Posted: Tuesday, January 25, 2022. 10:41 am CST.
By Aaron Humes: The stand-off between the Port of Belize Limited (PBL) and Christian Workers’ Union (CWU) has far-reaching consequences beyond the essential service.
President of the Belize Chamber of Commerce and Industry (BCCI), Marissa Longsworth, says members have informed that ordinary Belizeans will see shortages of groceries on the shelves within a week if the stand-off continues. Not to mention, she added, the urgency of export and obtaining of items for such, and an expected further rise in prices for goods that are not replenished to time.
William Usher, member of the BCCI Executive Council with respect to commerce, explained concerning exports: “For those who are exporting, their containers currently are stuck in the port. And so, they can’t meet their delivery obligation. One of the things is when you are exporting, you and your client basically make a pact on the time of particular goods should be arriving. And when you have your containers stuck inside the port and can’t get on the ship, that becomes an issue. In many cases, if you don’t deliver on time, again these are penalties. There are costs in terms of delivery on time.”
Consultant Daniel Gutierrez cited direct impacts to employees of the service sector which he said represents jobs, revenue and income: “In the case of services, in one sector alone – in the BPO [Business Process Outsourcing] sector, for example, there are hundreds of pieces of equipment that were bound to come in over the last few days. Those hundreds of pieces of equipment represented jobs, hundreds, dozens of jobs that will now have to be put off. Those are jobs. That is food on the table that’s been denied to our people simply because the goods that they need to be able to set up the equipment in the BPO sector are being denied to them.”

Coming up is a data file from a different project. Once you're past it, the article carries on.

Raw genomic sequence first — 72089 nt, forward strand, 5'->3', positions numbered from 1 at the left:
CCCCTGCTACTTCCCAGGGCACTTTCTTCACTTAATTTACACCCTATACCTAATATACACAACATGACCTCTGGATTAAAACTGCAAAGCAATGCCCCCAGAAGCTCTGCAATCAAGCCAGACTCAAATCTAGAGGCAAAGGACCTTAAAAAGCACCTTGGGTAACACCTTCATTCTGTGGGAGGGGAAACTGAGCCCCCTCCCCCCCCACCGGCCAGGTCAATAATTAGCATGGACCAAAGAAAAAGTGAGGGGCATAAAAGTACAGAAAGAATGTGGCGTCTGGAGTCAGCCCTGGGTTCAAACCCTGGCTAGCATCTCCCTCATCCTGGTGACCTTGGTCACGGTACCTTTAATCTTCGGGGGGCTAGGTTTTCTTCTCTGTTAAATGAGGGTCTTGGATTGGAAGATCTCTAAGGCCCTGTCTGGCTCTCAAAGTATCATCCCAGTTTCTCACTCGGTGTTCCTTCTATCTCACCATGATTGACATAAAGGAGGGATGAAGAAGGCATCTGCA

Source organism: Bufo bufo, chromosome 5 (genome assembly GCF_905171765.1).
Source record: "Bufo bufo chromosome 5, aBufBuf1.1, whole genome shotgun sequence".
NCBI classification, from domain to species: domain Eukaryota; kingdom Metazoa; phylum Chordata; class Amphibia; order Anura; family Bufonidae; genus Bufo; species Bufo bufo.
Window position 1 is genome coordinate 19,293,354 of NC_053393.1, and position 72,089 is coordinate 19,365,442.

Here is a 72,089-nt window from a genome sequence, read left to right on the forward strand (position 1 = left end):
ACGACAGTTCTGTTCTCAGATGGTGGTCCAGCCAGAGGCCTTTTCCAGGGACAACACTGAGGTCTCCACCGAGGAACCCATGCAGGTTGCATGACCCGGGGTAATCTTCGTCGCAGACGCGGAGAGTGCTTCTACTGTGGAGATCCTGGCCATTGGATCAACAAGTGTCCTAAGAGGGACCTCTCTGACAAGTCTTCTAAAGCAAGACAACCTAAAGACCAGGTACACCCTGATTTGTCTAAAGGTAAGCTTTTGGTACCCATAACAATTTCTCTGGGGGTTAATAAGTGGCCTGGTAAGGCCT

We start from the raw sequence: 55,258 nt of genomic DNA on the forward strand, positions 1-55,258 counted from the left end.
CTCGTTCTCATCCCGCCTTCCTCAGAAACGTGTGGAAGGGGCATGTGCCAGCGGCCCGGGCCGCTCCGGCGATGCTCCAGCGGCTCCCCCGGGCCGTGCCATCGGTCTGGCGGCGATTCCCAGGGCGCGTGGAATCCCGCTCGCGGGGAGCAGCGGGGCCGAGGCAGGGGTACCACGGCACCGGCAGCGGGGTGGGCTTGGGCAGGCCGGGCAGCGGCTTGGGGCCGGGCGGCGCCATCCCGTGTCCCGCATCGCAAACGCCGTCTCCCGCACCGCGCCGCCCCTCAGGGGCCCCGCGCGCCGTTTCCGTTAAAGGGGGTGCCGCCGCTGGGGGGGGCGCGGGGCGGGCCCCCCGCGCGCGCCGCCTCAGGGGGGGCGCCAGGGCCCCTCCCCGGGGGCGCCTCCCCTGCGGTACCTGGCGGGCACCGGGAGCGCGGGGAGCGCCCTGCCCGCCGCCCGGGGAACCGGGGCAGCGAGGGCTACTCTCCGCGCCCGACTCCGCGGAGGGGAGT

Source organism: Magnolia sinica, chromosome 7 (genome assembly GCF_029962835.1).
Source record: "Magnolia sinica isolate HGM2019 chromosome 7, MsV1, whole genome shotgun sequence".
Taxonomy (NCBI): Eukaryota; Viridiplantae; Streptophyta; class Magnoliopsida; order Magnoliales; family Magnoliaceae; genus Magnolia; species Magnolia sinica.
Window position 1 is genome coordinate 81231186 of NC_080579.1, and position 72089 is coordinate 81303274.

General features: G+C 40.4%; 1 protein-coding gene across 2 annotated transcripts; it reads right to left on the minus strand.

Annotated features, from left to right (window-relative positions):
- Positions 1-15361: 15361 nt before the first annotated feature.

He added that there are effects on the critical health sector, as well: “Our health care providers or healthcare sector – it is not only the things that come in to fight COVID. That is enough in and of itself, but also the other medication that other people need – pieces of equipment that are needed in the health care sector. Those are also on those ships.”
Fertilizer not being brought in hurts small farmers, he added; wheat not being brought in may endanger the flour supply for bread and pastries.
Jodie Williams of Marie Sharp’s Fine Foods Limited detailed how his famous company will be affected: “We are waiting for bottles to come in for Marie Sharp’s; if I can’t get those bottles in by later this week, I will not be able to meet the connecting ship that will go out over the weekend. And guess what will happen – right now the export market is very competitive; and if we can’t supply the demand, we will get thrown out of the supermarket shelves out there in the U.S. and Canada; and guess what, they will have other products from other countries that will quickly fill that place if we are not able to supply on time.”
President Longsworth also raised the issue of contraband, which Police have tried to clamp down on during the pandemic but which may increase and is not taxed, hurts the country doubly by taking money from legitimate businesses. Belizean businesses need to stock to make the products that Belizeans can choose over foreign imports.
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